Margaret Thatcher has rather annoyed me this evening, and that’s not something I’ve been able to say for decades.

I hate feeling obligated to write about something on my blog, you see, and by having the sheer, stark lack of consideration to die, she’s created a prevailing mood that leaves me to feel I need to put finger to keyboard before I hit the sack, far later than I should have done. Like most British children of the early 70s, my formative years politically were dominated by her. The 1980s were her decade of British politics  When she finally left office in the 90s, it was the first time I could remember living in a Britain that wasn’t ruled by her. I held on to the Evening Standard front cover from the day she resigned for the next decade or so.

She was a divisive, polarising, but hugely successful and productive figure, who can inspire pieces like this positive spin from Andrew Sullivan and this more negative take from The Guardian, both of which are probably true. But it has split social media into nasty little tribal factions that have been warring away all day, reminding me why I much prefer the the long-form response represented by the two posts I just linked.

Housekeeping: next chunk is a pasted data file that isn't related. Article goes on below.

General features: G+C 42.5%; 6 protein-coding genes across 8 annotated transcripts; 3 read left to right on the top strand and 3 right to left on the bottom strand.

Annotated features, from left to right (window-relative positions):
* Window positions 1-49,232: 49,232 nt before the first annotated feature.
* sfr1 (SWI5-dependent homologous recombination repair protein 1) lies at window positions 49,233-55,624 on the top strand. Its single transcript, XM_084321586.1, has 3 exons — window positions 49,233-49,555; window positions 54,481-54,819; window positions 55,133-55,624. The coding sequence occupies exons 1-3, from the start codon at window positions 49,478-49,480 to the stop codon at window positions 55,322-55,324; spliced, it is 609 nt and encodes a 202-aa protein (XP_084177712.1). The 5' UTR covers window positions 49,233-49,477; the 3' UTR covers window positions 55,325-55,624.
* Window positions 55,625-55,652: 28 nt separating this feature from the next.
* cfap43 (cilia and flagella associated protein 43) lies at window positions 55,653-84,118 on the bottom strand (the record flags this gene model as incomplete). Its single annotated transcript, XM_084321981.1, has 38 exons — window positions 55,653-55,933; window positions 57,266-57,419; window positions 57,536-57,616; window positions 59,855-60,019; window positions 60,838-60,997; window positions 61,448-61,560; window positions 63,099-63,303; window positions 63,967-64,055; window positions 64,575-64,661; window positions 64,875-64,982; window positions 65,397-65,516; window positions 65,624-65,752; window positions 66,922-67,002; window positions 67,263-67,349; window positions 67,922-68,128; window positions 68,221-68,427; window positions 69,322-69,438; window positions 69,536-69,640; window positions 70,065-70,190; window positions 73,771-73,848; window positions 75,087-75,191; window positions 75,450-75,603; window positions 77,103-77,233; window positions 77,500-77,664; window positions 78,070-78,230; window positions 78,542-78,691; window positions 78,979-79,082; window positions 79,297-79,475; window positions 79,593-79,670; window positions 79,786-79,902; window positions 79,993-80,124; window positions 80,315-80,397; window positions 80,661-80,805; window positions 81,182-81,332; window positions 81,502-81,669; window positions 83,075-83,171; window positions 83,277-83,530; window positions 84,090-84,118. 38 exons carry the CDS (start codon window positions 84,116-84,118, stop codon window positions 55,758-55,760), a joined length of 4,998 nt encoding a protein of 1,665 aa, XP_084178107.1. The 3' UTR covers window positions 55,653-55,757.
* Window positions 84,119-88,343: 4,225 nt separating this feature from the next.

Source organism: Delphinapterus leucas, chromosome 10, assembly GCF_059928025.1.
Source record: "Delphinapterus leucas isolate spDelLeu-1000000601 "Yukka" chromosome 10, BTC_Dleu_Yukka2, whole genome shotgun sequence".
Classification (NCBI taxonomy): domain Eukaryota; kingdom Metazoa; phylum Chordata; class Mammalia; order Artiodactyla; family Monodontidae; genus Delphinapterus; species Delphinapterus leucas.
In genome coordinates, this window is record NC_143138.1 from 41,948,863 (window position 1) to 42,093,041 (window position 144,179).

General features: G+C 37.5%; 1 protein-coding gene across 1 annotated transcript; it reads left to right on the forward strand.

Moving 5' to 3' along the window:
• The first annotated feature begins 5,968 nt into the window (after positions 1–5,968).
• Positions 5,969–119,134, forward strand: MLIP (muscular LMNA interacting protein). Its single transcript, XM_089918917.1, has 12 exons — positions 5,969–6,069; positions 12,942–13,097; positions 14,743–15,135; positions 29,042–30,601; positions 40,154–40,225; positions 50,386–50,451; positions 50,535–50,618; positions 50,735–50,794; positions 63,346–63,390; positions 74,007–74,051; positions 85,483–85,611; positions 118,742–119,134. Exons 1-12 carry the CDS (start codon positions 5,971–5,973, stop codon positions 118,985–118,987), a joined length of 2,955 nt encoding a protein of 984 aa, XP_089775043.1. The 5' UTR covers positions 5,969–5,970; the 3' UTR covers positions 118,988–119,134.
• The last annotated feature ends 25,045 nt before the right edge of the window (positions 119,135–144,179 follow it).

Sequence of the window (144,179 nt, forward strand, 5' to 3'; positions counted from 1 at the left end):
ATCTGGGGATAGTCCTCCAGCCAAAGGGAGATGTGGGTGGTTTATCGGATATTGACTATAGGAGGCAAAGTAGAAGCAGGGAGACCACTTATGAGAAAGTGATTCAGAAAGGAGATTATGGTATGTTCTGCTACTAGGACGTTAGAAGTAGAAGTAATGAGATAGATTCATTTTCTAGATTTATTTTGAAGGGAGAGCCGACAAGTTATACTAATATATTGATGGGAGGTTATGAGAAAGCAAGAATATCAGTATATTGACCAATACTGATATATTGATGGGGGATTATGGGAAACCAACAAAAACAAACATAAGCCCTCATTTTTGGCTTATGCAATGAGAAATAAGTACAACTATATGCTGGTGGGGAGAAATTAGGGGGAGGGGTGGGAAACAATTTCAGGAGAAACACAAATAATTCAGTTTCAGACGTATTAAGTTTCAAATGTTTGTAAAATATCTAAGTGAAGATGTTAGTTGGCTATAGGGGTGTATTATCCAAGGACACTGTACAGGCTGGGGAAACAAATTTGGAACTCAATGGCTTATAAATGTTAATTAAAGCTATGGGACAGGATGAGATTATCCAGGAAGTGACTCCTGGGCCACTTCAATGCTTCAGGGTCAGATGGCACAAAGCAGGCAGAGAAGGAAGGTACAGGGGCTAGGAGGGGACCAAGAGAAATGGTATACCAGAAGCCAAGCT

In fact, the factions broke down in a way perfectly predicted by Martin Belam back at the tail end of last year:

@fieldproducer @jamesrbuk “What Twitter will look like on the day that Thatcher dies” – twitter.com/currybet/statu…
— Martin Belam (@MartinBelam) December 28, 2012

It’s un-edifying, and something I pretty much avoided other than to throw the occasional piece of satire in from the sidelines:

EXCLUSIVE: this person has no idea who Thatcher was: twitter.com/adders/status/…
— Adam Tinworth (@adders) April 8, 2013

In the end, though, I pretty much agree with this piece from Glen Greenwald which argued that people should be free to say what they like about a public figure when they die. She was a huge part of the UK’s public life and some debate on what her legacy is is not just to be expected, it’s actually healthy.

But there is one response that I do think is unhealthy: “I hated her and I’m glad she’s dead”. That’s not because it makes any difference to her – she’s beyond that now, one way or another – or her family, who will never see the majority of it. It simply diminishes the people who feel that way. To devote so much energy to hating someone who left power nearly a quarter of a century ago to the point where you want to celebrate the death of an elderly, sick grandmother and widow just seems to me to lack a sense of proportion and of human empathy.

The reason so many different media warn us against hate – from George Orwell to Doctor Who to umpteen world religions – is that it damages the person feeling the emotion more than the person to whom it is directed most of the time.

This may be, in fact, meta-piety, but it’s my blog and I’ll be pious if I want to.